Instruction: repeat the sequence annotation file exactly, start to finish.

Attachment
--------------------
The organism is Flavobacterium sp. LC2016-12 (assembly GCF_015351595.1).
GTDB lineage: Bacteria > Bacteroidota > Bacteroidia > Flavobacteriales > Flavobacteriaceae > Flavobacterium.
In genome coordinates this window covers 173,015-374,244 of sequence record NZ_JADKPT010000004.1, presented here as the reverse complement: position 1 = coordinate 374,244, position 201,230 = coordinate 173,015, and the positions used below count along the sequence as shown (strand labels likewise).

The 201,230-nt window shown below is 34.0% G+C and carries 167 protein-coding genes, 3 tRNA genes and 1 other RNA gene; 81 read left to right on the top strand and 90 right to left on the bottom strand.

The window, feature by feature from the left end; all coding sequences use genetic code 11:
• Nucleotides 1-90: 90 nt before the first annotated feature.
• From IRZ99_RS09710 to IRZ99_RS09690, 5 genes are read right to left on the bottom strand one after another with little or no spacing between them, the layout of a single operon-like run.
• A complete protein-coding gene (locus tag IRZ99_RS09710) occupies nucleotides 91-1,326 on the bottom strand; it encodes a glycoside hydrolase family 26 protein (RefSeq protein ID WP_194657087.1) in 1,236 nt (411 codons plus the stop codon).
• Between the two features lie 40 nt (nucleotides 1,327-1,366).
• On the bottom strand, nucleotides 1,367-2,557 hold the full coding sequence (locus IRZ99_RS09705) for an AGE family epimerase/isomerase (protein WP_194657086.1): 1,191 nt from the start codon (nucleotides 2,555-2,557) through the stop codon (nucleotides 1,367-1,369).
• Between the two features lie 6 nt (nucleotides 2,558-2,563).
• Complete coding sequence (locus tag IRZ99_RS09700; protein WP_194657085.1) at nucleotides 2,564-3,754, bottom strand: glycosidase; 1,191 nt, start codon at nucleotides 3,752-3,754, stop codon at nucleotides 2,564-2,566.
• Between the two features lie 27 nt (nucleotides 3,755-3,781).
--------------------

The organism is Flavobacterium sp. LC2016-12 (assembly GCF_015351595.1).
GTDB lineage: Bacteria > Bacteroidota > Bacteroidia > Flavobacteriales > Flavobacteriaceae > Flavobacterium.
In genome coordinates this window covers 173,015-374,244 of sequence record NZ_JADKPT010000004.1, presented here as the reverse complement: position 1 = coordinate 374,244, position 201,230 = coordinate 173,015, and the positions used below count along the sequence as shown (strand labels likewise).

The 201,230-nt window shown below is 34.0% G+C and carries 167 protein-coding genes, 3 tRNA genes and 1 other RNA gene; 81 read left to right on the top strand and 90 right to left on the bottom strand.

The window, feature by feature from the left end; all coding sequences use genetic code 11:
• Nucleotides 1-90: 90 nt before the first annotated feature.
• From IRZ99_RS09710 to IRZ99_RS09690, 5 genes are read right to left on the bottom strand one after another with little or no spacing between them, the layout of a single operon-like run.
• A complete protein-coding gene (locus tag IRZ99_RS09710) occupies nucleotides 91-1,326 on the bottom strand; it encodes a glycoside hydrolase family 26 protein (RefSeq protein ID WP_194657087.1) in 1,236 nt (411 codons plus the stop codon).
• Between the two features lie 40 nt (nucleotides 1,327-1,366).
• On the bottom strand, nucleotides 1,367-2,557 hold the full coding sequence (locus IRZ99_RS09705) for an AGE family epimerase/isomerase (protein WP_194657086.1): 1,191 nt from the start codon (nucleotides 2,555-2,557) through the stop codon (nucleotides 1,367-1,369).
• Between the two features lie 6 nt (nucleotides 2,558-2,563).
• Complete coding sequence (locus tag IRZ99_RS09700; protein WP_194657085.1) at nucleotides 2,564-3,754, bottom strand: glycosidase; 1,191 nt, start codon at nucleotides 3,752-3,754, stop codon at nucleotides 2,564-2,566.
• Between the two features lie 27 nt (nucleotides 3,755-3,781).